9 Chicago chefs are nominated for the James Beard Best Chef: Great Lakes award

9 Chicago chefs are nominated for the James Beard Best Chef: Great Lakes award

For the first time since 2019, the James Beard Foundation will hold its James Beard Awards ceremony on June 13, recognizing some of the most talented chefs, bakers, bartenders, sommeliers and restauranteurs in the United States. The awards ceremony will take place at the Lyric Opera of Chicago, but the James Beard Foundation revealed its semifinalists this morning—and there are plenty of familiar faces up for awards. Chicago is well represented among the semifinalists for the Best Chef: Great Lakes award, which recognizes an outstanding chef based in Illinois, Indiana, Michigan or Ohio—a Chicago chef has taken home the award during the past four ceremonies. There are a total of nine Chicago chefs up for the 2022 Best Chef: Great Lakes award, listed below: Rodolfo Cuadros, Amaru, Bloom Plant Based Kitchen and Lil Amaru at Time Out Market Chicago Diana Dávila Boldin, Mi Tocaya Antojería Paul Fehribach, Big Jones Jason Hammel, Lula Cafe Dave Park, Jeong Darnell Reed, Luella’s Southern Kitchen Noah Sandoval, Oriole John Shields and Karen Urie Shields, Smyth Erick Williams, Virtue Restaurant & Bar The complete list of semifinalists for the Best Chef: Great Lakes award includes chefs based in Indianapolis, Detroit, Cincinnati, Dearborn, MI and Lakewood, OH. Chicago restaurants and bars are also semifinalists in other James Beard Awards categories, including Parachute and Oriole in the Outstanding Restaurant category; Kasama in the Best New Restaurant category; and Nobody's Darli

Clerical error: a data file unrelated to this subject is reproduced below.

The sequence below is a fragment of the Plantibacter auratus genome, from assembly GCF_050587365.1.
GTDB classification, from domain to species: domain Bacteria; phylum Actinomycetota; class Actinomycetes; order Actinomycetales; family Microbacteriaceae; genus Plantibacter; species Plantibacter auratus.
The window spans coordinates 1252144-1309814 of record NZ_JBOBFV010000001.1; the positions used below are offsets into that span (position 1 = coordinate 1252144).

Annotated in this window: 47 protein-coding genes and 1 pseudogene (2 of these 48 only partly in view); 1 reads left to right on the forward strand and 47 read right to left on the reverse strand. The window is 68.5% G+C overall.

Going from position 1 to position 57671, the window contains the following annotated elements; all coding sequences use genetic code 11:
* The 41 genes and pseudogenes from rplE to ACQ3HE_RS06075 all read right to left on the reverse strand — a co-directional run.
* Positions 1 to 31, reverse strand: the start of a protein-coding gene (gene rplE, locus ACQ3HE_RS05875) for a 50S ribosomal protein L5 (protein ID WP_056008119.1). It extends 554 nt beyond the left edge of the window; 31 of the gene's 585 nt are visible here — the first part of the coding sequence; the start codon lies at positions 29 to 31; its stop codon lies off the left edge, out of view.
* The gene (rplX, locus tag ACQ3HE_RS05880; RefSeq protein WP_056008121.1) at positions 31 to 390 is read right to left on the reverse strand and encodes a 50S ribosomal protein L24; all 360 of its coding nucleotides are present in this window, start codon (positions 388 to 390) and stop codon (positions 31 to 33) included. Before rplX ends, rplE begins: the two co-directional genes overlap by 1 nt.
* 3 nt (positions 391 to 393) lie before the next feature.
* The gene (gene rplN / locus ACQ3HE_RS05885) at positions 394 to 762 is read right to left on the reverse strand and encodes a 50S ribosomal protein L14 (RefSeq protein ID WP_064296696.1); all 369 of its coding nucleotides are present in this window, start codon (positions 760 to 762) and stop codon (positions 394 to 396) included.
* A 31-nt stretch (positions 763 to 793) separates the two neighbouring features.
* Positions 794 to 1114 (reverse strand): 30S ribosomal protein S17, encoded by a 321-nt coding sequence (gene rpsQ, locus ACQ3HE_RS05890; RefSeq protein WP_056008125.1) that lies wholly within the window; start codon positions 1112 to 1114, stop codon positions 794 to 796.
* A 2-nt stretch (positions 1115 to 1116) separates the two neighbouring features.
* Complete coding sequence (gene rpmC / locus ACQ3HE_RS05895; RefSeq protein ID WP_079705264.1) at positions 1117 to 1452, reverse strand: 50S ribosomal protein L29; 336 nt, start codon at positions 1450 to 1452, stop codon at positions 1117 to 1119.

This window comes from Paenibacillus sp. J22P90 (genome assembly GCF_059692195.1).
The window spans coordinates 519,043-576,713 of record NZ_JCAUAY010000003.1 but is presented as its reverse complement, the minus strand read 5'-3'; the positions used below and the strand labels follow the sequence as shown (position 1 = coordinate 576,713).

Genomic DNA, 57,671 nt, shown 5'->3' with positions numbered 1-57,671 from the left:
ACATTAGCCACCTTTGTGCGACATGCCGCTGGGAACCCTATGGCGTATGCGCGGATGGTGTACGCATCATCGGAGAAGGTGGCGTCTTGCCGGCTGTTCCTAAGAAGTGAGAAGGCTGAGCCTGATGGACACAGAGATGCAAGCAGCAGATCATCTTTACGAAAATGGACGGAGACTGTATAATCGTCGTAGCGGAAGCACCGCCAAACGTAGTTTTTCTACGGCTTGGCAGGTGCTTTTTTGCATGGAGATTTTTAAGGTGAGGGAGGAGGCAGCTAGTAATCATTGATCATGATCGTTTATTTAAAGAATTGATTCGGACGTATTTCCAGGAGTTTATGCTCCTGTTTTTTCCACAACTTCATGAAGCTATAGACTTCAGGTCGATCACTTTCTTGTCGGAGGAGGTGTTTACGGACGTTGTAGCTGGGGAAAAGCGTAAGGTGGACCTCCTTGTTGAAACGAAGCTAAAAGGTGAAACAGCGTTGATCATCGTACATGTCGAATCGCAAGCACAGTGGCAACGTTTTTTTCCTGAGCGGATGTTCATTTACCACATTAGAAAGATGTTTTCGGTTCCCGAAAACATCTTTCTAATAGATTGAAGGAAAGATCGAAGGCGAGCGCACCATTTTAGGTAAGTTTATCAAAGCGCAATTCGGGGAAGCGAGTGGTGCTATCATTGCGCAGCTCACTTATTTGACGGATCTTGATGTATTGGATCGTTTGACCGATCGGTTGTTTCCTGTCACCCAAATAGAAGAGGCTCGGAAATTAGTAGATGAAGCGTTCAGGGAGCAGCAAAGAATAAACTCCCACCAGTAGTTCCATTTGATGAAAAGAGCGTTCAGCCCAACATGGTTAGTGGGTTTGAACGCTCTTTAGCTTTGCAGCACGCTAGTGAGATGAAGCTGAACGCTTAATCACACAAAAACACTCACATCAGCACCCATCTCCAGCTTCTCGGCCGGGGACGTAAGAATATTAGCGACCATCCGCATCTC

Chef Darnell Reed brings a Mardi Gras pop-up to Time Out Market

Chef Darnell Reed brings a Mardi Gras pop-up to Time Out Market

Named after chef Darnell Reed's great grandmother Luella Funches, Luella's Southern Kitchen has been serving po' boys, gumbo and barbecue shrimp since the restaurant opened in 2015. And while Reed has usually offered a menu of Louisiana-style dishes in the weeks leading up to Mardi Gras, it hasn't been possible to celebrate Fat Tuesday at the Lincoln Park spot for the past few years, because Luella's is usually closed on Tuesdays. You won't be able to dine at Luella's on Fat Tuesday this year (it's closed!), but diners will be able to find some of Reed's favorite dishes inspired by his travels in New Orleans at Time Out Market Chicago. From February 25 through March 1, Luella's Southern Kitchen is taking over a kitchen at Time Out Market Chicago, serving a wide array of Mardi Gras-appropriate fare, including muffuletta, crawfish Ă©touffĂ©e and king cake. “The Muffaletta is definitely my favorite sandwich to eat,” Reed said, talking about his preferred New Orleans dishes. “We're serving it hot or cold, which is something I hadn't seen until I went to Johnny's Po-Boys in New Orleans.” Served on focaccia that Reed and his team bake in-house, Luella's muffuletta is a traditional take on the sandwich that Italian immigrants introduced to New Orleans, stacked with salami, mortadella, deli ham, provolone, mozzarella and muffuletta relish. For those who aren't familiar with New Orleans cuisine, Reed recommends sampling his chicken and sausage gumbo, which draws on a variation of the d